Forensic regulator calls for statutory powers as ongoing cuts ‘threaten’ criminal justice

Forces that fail to prioritise quality control issues will be unable to sustain their own forensic science case work in the future, policing leaders were told today.

Jan 19, 2018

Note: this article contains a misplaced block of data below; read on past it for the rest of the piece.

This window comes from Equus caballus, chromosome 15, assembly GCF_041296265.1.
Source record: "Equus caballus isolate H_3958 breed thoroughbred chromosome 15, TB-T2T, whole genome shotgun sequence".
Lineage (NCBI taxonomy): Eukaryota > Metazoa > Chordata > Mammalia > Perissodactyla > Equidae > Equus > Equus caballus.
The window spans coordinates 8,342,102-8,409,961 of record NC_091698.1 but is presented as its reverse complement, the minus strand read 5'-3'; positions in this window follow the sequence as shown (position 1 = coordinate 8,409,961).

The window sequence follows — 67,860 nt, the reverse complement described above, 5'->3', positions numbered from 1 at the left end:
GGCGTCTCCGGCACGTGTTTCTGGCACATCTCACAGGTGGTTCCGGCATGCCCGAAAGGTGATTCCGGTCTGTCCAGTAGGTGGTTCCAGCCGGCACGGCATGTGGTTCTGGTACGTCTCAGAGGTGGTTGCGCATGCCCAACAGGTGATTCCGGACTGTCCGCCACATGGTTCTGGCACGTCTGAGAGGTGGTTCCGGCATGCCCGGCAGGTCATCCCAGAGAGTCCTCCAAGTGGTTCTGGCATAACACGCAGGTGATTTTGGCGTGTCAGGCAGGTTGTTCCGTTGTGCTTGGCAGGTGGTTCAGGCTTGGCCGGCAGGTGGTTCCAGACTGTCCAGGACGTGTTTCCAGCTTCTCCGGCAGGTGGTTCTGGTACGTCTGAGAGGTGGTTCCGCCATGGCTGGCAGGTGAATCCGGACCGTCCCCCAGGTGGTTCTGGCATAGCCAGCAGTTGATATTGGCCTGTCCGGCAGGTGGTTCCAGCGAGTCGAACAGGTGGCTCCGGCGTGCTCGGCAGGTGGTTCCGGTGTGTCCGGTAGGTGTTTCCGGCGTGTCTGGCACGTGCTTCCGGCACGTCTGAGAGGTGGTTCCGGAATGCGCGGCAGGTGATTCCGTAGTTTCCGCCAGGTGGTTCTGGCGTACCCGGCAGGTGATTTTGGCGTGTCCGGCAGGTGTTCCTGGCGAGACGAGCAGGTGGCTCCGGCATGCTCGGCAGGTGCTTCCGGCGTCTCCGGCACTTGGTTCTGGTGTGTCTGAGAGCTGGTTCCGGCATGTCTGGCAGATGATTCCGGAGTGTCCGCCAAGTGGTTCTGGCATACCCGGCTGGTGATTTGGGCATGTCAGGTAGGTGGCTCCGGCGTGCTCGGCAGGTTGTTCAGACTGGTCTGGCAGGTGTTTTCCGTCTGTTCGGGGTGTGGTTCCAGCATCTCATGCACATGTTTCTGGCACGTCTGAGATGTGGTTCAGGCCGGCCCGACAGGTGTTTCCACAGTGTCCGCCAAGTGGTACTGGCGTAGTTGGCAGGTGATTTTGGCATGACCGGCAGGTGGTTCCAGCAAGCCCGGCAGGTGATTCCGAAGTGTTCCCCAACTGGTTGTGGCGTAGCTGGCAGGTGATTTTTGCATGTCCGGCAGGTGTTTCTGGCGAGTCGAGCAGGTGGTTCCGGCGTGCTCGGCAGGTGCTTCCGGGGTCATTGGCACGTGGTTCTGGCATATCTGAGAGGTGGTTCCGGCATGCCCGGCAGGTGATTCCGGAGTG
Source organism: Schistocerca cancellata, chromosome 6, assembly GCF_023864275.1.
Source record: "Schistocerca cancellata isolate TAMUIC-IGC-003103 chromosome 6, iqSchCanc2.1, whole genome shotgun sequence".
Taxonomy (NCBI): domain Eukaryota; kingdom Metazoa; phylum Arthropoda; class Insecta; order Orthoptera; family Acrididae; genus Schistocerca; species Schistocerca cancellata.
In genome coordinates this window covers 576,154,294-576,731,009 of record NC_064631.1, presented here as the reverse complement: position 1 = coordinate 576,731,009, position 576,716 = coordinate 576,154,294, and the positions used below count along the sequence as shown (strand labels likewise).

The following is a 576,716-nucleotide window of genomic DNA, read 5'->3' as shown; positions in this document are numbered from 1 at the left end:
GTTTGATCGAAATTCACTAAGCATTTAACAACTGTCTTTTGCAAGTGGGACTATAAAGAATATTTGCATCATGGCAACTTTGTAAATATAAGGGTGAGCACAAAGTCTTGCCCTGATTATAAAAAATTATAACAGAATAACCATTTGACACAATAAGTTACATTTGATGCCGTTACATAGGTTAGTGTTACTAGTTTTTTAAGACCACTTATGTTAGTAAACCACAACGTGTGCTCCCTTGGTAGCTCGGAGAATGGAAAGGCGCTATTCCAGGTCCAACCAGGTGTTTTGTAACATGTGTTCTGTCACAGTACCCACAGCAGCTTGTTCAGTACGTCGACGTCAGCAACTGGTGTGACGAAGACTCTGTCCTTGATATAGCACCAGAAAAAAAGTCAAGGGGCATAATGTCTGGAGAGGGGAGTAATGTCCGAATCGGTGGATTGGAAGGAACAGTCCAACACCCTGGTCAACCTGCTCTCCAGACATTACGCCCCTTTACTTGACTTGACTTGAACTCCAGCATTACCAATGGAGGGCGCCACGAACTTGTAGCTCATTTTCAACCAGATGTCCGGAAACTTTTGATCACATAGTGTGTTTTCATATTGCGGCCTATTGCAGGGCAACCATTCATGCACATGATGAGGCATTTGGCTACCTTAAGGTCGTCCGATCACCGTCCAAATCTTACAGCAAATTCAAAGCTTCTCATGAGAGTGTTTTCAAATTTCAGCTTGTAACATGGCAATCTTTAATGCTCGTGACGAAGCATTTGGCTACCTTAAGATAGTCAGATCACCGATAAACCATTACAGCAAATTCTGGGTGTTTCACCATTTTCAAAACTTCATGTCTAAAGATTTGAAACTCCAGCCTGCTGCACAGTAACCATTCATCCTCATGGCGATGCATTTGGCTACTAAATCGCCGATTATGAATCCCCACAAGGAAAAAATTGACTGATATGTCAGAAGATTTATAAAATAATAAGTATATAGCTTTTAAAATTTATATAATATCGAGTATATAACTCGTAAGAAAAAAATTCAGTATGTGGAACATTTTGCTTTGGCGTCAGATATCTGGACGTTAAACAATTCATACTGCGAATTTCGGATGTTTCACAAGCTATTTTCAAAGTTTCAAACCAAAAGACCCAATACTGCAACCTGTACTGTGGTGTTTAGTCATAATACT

Forces that fail to prioritise quality control issues will be unable to sustain their own forensic science case work in the future, policing leaders were told today. A highly competitive market is driving down prices and continuing cuts to funding are eating into essential services, the Forensic Science Regulator (FSR) has warned in her annual report. Dr Gillian Tully is calling on the Government to introduce statutory powers to make sure police forces and all providers of forensic science deliver work to the standards that are needed for the criminal justice system. Some forces have missed crucial deadlines to achieve standards in their own forensic science practices, leading to a lack of independent assurance on the quality of the work. Already, scientists have been required to give expert advice based on interim forensic reports because some police forces have refused to pay for the scientists to produce an admissible statement of evidence in court, she said. Often there is little time left for practitioners to prepare reports on complex cases or keep up with scientific developments.? At the same time, forces are spending less on their own forensic science practices. With the tendering process for commercial services being focused heavily on costs, more and more money is taken out of the system.? Further pressure is being put on individual scientists by the delay of many organisations in starting the process of attaining the required quality standards, Dr Tully states in her report – published on Friday (January 19). However, the Regulator also highlights that despite the challenges, significant progress has been made in the sector and that many organisations have achieved the required standards, or are well on their way to demonstrate objectively that their methods are scientifically valid and their staff competent. She said: “There are a lot of hard working and committed forensic scientists doing their best, but they are not always supported by the system they work in. “A year ago I warned that funding was too tight, and now even more money has been taken out of the system. We cannot continue on this path. “I urge the Government to put the role of the Regulator on statutory footing now, to enable me to ensure that all organisations providing forensic science evidence in the criminal justice system meet the high standards required.” The failure of some police forces to give sufficient priority to achieving quality standards in their own forensic science work, is of great concern to the Regulator. While it is understandable that senior police leaders have a wide range of priorities, if quality cannot be sufficiently prioritised, it may become unsustainable for some forces to continue to carry out their own forensic science case work, she argues. Dr Tully also highlighted that a number of small forensic businesses have chosen, for financial reasons, not to move towards reaching the required standards. For these reasons, statutory powers are urgently needed so that the Regulator can ensure that all providers of forensic science deliver work to quality standards that are fit for the criminal justice system. In last year’s annual report, she warned that few organisations would attain the required scope of accreditation by the October 2017 deadline, despite the substantial effort expended in policing. The required scope of accreditation was broad and included standards set out in the Regulator’s Codes of Practice and Conduct. By October there had been 17 grants of accreditation for aspects of digital forensics within 12 legal entities, covering a proportion of their digital forensics activities. The National Police Chiefs’ Council (NPCC) digital forensics portfolio is leading a plan to increase the number of law enforcement agencies with accreditation and the scope of that accreditation, the report said. “Although the increase from one force with any digital forensics accreditation to 16 in 18 months is impressive, it i

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